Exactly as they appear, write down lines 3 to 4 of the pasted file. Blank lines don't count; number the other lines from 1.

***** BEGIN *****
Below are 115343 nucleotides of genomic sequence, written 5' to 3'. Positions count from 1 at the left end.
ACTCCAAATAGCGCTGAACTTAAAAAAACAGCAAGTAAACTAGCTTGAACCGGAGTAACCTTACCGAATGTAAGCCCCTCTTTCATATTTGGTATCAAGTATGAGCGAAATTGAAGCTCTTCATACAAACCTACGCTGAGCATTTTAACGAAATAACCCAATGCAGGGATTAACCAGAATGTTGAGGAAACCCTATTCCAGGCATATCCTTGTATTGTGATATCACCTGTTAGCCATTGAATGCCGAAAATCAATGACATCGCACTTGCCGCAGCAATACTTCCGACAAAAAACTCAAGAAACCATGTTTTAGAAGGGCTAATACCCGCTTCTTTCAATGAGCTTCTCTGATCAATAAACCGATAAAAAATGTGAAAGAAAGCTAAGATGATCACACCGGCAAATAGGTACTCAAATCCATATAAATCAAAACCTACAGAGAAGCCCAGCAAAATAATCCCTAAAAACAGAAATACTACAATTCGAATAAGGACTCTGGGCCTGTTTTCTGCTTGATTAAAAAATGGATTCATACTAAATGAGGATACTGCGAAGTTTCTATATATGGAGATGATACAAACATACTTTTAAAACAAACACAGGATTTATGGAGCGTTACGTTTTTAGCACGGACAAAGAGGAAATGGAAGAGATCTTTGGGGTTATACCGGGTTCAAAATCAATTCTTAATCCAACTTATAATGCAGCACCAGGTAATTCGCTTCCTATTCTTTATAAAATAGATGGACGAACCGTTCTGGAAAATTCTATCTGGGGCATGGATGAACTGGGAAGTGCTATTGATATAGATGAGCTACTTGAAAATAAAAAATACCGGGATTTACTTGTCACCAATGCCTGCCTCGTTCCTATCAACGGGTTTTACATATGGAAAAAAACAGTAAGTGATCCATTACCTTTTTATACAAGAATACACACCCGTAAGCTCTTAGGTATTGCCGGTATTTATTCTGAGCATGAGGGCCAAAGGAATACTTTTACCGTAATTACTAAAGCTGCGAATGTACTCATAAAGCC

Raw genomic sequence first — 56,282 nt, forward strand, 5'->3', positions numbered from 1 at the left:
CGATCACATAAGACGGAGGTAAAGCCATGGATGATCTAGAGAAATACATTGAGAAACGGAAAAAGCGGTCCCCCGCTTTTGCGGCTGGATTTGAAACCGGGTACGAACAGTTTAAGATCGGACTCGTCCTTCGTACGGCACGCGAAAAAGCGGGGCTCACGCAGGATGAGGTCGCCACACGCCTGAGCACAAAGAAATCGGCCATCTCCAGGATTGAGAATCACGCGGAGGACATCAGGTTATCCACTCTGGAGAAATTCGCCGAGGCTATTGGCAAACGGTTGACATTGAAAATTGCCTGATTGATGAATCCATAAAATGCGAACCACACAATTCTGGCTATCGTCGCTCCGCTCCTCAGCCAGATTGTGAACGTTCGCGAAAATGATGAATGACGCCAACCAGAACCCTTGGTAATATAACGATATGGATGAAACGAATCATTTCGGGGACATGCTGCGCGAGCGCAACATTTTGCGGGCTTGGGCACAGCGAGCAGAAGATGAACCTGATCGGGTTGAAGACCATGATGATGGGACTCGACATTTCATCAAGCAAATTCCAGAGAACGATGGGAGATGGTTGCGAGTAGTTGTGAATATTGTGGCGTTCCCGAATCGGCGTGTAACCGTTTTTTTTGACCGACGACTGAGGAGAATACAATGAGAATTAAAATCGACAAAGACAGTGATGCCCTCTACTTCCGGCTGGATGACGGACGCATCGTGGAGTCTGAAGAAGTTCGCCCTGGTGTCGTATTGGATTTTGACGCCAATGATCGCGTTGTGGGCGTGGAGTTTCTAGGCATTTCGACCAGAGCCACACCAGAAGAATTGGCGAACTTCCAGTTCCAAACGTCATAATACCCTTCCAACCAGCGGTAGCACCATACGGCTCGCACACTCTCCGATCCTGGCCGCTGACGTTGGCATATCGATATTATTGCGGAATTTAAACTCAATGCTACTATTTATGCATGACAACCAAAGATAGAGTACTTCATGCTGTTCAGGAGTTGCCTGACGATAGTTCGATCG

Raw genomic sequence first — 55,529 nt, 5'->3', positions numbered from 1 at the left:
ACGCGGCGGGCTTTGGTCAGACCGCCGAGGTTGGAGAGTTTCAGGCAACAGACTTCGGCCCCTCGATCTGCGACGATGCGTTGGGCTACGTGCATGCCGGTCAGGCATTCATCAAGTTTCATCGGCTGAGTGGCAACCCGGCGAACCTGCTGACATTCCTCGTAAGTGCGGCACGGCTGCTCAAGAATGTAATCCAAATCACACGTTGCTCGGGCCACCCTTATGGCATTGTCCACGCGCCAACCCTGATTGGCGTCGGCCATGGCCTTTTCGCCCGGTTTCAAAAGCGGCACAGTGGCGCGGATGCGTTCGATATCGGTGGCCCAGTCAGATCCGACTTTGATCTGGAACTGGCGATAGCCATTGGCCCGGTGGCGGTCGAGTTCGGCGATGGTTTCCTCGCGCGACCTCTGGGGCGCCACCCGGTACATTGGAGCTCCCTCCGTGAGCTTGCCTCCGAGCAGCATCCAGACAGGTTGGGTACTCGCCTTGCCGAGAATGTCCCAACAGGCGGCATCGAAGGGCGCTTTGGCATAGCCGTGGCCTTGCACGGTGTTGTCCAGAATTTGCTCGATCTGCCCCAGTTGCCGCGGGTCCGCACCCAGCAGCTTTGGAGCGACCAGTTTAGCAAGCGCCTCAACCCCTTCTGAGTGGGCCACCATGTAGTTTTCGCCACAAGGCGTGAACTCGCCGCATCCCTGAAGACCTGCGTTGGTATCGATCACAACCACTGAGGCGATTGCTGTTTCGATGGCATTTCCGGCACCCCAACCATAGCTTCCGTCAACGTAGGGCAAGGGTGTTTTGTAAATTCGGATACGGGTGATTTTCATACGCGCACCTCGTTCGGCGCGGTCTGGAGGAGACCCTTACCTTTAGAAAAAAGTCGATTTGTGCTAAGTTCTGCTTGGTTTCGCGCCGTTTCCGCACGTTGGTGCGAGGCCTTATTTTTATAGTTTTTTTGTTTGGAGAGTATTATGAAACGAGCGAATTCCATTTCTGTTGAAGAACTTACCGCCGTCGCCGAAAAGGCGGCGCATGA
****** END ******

Raw genomic sequence first — 56,282 nt, forward strand, 5'->3', positions numbered from 1 at the left:
CGATCACATAAGACGGAGGTAAAGCCATGGATGATCTAGAGAAATACATTGAGAAACGGAAAAAGCGGTCCCCCGCTTTTGCGGCTGGATTTGAAACCGGGTACGAACAGTTTAAGATCGGACTCGTCCTTCGTACGGCACGCGAAAAAGCGGGGCTCACGCAGGATGAGGTCGCCACACGCCTGAGCACAAAGAAATCGGCCATCTCCAGGATTGAGAATCACGCGGAGGACATCAGGTTATCCACTCTGGAGAAATTCGCCGAGGCTATTGGCAAACGGTTGACATTGAAAATTGCCTGATTGATGAATCCATAAAATGCGAACCACACAATTCTGGCTATCGTCGCTCCGCTCCTCAGCCAGATTGTGAACGTTCGCGAAAATGATGAATGACGCCAACCAGAACCCTTGGTAATATAACGATATGGATGAAACGAATCATTTCGGGGACATGCTGCGCGAGCGCAACATTTTGCGGGCTTGGGCACAGCGAGCAGAAGATGAACCTGATCGGGTTGAAGACCATGATGATGGGACTCGACATTTCATCAAGCAAATTCCAGAGAACGATGGGAGATGGTTGCGAGTAGTTGTGAATATTGTGGCGTTCCCGAATCGGCGTGTAACCGTTTTTTTTGACCGACGACTGAGGAGAATACAATGAGAATTAAAATCGACAAAGACAGTGATGCCCTCTACTTCCGGCTGGATGACGGACGCATCGTGGAGTCTGAAGAAGTTCGCCCTGGTGTCGTATTGGATTTTGACGCCAATGATCGCGTTGTGGGCGTGGAGTTTCTAGGCATTTCGACCAGAGCCACACCAGAAGAATTGGCGAACTTCCAGTTCCAAACGTCATAATACCCTTCCAACCAGCGGTAGCACCATACGGCTCGCACACTCTCCGATCCTGGCCGCTGACGTTGGCATATCGATATTATTGCGGAATTTAAACTCAATGCTACTATTTATGCATGACAACCAAAGATAGAGTACTTCATGCTGTTCAGGAGTTGCCTGACGATAGTTCGATCG